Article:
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California Misadventure -- Part 1

Jim Hill

Jim's musings on the history of and rumors about movies, TV shows, books and theme parks including Disneyland, Walt Disney World. Universal Orlando and Universal Studios Hollywood.

California Misadventure -- Part 1

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Walt Disney was desperate.

Here it was, early 1955. Walt had pumped every penny he had into building "The Happiest Place on Earth" out amongst the orange groves of Anaheim. When he suddenly realized: "There's no place for them to stay."

Who's "them?" Disneyland's customers. AKA the guests.

All those people who are going to drive up from San Diego, or down from San Francisco. They'd be tired after a full day of touring his "Magic Kingdom." Disney knew that these folks would want a nice, clean place nearby where they can stay.

But Walt didn't have the dough necessary to build a hotel next to Disneyland. He barely had enough cash to finish the park itself, let alone build lodgings nearby. But Walt knew that having a nice hotel right next to the park would play a crucial part in the project's success.

But what could he do? Roy certainly wouldn't give him the money. ABC was completely tapped out. And Walt had already cashed in his life insurance.

In desperation, Walt turned to an old friend: television producer Jack Wrather. Jack was someone Walt had been friendly with for years. They were both old pros when it came to surviving in the cut-throat world of the movie business.

These days, though, Jack was definitely on a hot streak. Having produced two of TV's earliest syndicated hits ("Lassie" and "The Lone Ranger"), Wrather was flush with cash. He had also invested wisely in real estate around Southern California -- ending up with big holdings in oil and natural gas.

Using the excuse that he wanted to pick Wrather's brain concerning his Disneyland project, Walt asked Jack to join him out in Anaheim for a tour of the construction site. It was only after Wrather got there that Jack finally realized that Disney didn't want to pick his brain. Walt was out to pick his pocket. There among the construction footings, Walt told Jack the story of Disneyland. How he dreamed of building a different kind of family fun park. How he'd need a clean new hotel nearby for visitors to stay in.

Jack listened. Nodded. Smiled. Then said "No."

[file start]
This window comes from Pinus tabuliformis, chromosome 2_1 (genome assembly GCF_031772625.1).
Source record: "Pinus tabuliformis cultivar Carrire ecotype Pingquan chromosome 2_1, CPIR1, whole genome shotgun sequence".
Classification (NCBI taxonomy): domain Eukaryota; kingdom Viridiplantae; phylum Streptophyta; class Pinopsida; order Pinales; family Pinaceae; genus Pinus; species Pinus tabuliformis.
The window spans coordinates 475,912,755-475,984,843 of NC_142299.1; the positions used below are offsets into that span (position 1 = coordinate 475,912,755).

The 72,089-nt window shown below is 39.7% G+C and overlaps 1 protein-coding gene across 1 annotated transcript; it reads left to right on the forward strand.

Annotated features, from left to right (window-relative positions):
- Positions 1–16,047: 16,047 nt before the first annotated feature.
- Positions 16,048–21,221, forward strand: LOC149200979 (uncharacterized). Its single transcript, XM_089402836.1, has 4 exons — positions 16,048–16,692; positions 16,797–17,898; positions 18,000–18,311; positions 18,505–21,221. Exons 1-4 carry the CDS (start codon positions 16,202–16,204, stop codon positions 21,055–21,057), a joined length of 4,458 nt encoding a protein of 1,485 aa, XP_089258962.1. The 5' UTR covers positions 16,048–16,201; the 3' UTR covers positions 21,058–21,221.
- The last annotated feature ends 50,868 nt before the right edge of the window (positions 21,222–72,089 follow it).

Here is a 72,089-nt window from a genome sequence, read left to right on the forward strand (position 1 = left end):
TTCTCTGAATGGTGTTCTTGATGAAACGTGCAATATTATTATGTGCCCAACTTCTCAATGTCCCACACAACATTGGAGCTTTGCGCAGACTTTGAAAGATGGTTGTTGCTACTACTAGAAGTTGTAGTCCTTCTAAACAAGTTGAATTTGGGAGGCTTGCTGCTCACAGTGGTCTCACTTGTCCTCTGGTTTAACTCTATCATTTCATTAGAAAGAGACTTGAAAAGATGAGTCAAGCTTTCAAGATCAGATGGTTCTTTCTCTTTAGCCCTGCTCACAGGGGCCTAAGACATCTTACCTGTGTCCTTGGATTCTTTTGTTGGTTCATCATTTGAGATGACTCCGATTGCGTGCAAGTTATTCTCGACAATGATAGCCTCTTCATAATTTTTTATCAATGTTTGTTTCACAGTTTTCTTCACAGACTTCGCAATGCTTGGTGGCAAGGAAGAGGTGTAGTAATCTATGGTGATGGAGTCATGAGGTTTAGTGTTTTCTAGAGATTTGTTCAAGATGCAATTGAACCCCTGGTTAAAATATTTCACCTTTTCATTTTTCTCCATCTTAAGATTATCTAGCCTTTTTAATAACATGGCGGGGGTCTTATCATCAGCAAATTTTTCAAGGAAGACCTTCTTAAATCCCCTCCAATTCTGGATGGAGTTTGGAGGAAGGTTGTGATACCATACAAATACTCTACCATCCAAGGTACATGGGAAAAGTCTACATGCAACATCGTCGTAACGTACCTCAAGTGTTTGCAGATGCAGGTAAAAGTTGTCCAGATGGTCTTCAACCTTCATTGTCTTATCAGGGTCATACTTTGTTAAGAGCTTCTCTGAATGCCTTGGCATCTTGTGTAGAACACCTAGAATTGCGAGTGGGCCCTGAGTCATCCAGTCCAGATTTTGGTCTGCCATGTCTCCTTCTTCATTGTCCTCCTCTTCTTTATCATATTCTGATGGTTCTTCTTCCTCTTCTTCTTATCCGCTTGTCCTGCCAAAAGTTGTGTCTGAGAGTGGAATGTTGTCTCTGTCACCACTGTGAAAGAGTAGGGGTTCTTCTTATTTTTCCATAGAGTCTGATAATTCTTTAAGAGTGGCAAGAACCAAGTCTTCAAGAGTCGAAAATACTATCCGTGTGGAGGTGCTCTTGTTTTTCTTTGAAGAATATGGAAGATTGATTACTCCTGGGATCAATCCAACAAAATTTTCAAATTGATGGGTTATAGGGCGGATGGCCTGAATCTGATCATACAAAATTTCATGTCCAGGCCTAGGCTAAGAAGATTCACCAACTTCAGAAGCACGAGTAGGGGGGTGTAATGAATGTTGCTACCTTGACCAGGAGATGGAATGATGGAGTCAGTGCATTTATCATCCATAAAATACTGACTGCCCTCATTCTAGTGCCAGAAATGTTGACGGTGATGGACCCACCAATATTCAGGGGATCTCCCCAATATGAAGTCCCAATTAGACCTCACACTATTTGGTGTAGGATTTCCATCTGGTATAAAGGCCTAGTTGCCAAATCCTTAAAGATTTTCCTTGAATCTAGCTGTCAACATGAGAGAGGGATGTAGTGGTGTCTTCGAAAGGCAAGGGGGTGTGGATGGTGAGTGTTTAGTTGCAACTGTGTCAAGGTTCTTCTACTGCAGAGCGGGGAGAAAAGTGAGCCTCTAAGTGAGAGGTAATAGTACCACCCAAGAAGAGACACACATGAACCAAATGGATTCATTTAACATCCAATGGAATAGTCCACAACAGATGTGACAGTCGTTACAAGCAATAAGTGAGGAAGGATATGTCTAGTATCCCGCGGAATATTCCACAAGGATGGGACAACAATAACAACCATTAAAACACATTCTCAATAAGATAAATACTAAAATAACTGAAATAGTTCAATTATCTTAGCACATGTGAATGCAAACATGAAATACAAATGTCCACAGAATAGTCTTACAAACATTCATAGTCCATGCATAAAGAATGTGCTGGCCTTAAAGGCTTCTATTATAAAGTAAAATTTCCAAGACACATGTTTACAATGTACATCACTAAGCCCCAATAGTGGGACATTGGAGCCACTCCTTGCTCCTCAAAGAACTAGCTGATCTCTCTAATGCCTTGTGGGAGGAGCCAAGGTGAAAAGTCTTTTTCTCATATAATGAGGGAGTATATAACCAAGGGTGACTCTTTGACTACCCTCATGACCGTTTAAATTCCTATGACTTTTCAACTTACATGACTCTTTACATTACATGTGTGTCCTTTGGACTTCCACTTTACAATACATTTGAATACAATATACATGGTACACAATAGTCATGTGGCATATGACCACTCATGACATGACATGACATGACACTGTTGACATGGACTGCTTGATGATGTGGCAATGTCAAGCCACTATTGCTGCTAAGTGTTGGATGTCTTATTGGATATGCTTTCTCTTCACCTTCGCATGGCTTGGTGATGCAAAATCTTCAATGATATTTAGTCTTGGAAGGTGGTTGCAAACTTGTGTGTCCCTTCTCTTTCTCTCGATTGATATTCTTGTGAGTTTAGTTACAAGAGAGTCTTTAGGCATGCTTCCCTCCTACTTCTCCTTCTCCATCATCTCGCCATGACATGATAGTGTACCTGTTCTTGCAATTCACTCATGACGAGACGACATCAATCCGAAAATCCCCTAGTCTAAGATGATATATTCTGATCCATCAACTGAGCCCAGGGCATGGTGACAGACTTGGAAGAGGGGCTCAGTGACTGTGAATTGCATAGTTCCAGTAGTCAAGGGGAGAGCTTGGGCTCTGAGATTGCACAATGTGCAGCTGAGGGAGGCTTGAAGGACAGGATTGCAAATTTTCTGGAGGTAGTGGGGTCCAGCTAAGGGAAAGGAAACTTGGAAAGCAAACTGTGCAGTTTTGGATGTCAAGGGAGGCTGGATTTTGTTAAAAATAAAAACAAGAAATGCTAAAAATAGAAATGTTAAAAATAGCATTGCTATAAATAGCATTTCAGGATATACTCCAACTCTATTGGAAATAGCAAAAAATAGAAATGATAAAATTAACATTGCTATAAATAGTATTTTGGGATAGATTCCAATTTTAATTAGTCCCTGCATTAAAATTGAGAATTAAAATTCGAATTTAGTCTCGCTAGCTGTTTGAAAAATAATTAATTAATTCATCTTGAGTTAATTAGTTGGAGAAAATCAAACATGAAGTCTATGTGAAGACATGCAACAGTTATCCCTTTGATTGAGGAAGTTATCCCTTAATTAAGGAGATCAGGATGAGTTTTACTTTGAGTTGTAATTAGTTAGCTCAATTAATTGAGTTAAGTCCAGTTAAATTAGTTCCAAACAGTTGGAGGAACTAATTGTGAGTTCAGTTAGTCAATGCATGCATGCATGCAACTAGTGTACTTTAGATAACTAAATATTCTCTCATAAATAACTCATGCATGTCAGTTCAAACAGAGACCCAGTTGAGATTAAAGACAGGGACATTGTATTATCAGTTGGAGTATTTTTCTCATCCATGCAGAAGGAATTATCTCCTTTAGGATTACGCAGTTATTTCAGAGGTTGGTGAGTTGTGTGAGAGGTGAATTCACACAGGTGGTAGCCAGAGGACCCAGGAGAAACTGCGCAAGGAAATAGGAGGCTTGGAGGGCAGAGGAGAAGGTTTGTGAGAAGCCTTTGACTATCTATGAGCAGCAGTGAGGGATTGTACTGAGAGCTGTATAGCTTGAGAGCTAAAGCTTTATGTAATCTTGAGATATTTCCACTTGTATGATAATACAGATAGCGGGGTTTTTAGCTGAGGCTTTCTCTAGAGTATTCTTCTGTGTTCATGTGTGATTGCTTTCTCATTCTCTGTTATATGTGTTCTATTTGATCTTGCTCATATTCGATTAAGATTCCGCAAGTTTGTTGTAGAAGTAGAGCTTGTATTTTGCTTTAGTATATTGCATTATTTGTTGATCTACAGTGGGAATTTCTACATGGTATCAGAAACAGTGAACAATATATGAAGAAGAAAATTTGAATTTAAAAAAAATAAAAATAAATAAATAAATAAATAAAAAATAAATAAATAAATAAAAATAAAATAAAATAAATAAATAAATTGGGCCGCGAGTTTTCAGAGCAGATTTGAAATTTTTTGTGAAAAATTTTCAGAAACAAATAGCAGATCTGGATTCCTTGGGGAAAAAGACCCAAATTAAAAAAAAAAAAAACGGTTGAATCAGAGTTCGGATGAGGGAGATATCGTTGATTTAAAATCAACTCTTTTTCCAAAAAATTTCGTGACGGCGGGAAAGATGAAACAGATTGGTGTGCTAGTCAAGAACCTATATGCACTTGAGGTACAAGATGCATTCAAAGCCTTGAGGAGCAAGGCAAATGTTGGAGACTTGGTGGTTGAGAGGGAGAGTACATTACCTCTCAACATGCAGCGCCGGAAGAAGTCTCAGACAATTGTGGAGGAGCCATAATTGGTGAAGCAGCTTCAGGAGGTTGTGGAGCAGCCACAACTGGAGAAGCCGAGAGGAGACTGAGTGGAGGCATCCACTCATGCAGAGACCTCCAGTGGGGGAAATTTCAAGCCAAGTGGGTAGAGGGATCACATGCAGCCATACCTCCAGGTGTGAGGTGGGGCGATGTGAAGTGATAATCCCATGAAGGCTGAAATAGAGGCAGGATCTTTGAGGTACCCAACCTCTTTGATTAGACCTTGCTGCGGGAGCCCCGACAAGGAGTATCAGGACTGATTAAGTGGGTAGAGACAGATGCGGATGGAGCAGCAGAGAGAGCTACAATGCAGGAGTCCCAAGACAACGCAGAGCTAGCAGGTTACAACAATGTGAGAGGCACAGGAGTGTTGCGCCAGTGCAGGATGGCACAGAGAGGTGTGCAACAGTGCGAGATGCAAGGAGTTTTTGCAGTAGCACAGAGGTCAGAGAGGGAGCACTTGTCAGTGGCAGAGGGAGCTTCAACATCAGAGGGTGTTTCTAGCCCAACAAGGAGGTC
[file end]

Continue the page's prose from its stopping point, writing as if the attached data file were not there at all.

Walt persisted. Jack resisted. I mean, to Wrather, Disney's idea made absolutely no sense. A 17-million-dollar amusement park, built out in the middle of the citrus groves on Anaheim? Who the hell was going to drive out from LA to visit this place, anyway? Walt didn't need a hotel. He needed his head examined.

But Walt wouldn't give up. He kept trying to sweeten the deal, first offering Wrather a 99-year lease on the property. Then Walt threw in the Disney name, saying that Wrather could use it on any other hotels he built in Southern California.

At this point, Walt was near tears. Embarrassed at the sight of the weepy movie mogul, Jack finally caved in and agreed to help his friend. But he wasn't going to build a hotel next to Disneyland. That would just be too expensive. Walt would just have to settle for a motel. And a small one at that.

Of course, everyone knows that Disneyland opened on July 17, 1955. After a somewhat shaky first summer, the park proved to be a hit with the public. On October 5th of that same year, the Disneyland Motel opened on a 60-acre site right across the street from the park. It too would prove to be very popular with the public.

Walt is thrilled with the success of Disneyland. But no more than Jack Wrather was with the success of his Disneyland Motel, which he rapidly turned into a resort-style hotel. Three huge high-rise towers -- the Bonita, Sierra and Marina -- were quickly thrown up, bringing the total number of rooms on property to over 1,100. Wrather also added several spectacular swimming pools as well as a convention center to the complex.

Walt never forgot Jack's generosity when it came to building the Disneyland Hotel. When few in Hollywood had any faith at all in Disney's theme park project, Wrather (albeit somewhat reluctantly) agreed to help his friend. This gesture had meant the world to Walt, so he was constantly looking for ways to repay Wrather for his kindness.